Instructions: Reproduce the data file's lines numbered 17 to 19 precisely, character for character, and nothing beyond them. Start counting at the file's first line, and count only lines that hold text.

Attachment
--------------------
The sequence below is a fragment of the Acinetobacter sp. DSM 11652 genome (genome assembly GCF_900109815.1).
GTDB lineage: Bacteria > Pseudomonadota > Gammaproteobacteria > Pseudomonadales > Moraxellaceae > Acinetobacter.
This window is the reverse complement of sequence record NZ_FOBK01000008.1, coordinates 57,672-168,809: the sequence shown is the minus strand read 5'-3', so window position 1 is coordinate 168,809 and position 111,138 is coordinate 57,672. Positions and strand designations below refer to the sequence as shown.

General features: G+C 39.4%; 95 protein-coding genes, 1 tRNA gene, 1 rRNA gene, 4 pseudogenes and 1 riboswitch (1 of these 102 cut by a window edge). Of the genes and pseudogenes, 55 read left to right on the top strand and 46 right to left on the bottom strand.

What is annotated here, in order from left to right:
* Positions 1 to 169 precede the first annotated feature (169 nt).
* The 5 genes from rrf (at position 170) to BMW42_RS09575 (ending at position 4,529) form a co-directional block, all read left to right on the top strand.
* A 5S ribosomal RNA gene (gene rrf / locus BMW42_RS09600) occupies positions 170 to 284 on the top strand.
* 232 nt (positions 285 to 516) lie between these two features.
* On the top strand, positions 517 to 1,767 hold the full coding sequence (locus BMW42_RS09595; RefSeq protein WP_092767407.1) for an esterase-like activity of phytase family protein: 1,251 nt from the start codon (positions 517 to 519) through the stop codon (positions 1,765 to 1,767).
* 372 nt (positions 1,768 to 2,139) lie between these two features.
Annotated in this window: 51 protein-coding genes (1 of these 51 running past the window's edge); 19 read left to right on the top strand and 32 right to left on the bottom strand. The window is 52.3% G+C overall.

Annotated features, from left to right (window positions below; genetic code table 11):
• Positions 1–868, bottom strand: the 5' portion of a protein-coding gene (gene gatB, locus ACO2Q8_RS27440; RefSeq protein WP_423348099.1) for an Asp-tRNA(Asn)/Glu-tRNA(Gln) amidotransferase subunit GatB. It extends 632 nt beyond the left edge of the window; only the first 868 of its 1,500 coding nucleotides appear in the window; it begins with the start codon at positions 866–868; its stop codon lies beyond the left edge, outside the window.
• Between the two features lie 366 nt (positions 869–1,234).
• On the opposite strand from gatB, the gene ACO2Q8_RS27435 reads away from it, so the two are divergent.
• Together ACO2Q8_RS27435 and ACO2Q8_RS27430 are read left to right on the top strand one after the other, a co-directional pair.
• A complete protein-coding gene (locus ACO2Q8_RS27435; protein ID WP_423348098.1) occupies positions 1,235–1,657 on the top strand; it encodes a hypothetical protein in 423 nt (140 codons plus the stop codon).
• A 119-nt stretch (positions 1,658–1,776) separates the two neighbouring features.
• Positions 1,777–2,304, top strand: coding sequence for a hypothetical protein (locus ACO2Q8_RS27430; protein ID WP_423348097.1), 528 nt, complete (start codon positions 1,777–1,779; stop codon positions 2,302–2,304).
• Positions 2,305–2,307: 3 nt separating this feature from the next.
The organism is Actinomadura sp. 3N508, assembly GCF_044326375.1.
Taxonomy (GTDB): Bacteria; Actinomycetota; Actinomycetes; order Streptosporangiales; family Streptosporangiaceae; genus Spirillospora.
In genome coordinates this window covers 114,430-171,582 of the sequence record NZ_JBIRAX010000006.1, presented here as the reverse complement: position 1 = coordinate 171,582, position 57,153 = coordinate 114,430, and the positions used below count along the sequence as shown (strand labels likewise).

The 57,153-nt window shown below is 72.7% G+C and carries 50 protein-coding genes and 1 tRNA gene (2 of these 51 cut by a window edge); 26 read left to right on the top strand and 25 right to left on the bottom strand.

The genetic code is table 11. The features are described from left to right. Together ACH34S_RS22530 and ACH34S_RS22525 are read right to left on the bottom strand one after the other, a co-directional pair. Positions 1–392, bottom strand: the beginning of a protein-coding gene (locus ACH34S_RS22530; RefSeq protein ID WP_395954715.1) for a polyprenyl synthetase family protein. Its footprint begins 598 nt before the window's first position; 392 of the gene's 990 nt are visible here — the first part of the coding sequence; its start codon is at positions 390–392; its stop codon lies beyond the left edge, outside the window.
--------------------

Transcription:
• Together ACO2Q8_RS27435 and ACO2Q8_RS27430 are read left to right on the top strand one after the other, a co-directional pair.
• A complete protein-coding gene (locus ACO2Q8_RS27435; protein ID WP_423348098.1) occupies positions 1,235–1,657 on the top strand; it encodes a hypothetical protein in 423 nt (140 codons plus the stop codon).
• A 119-nt stretch (positions 1,658–1,776) separates the two neighbouring features.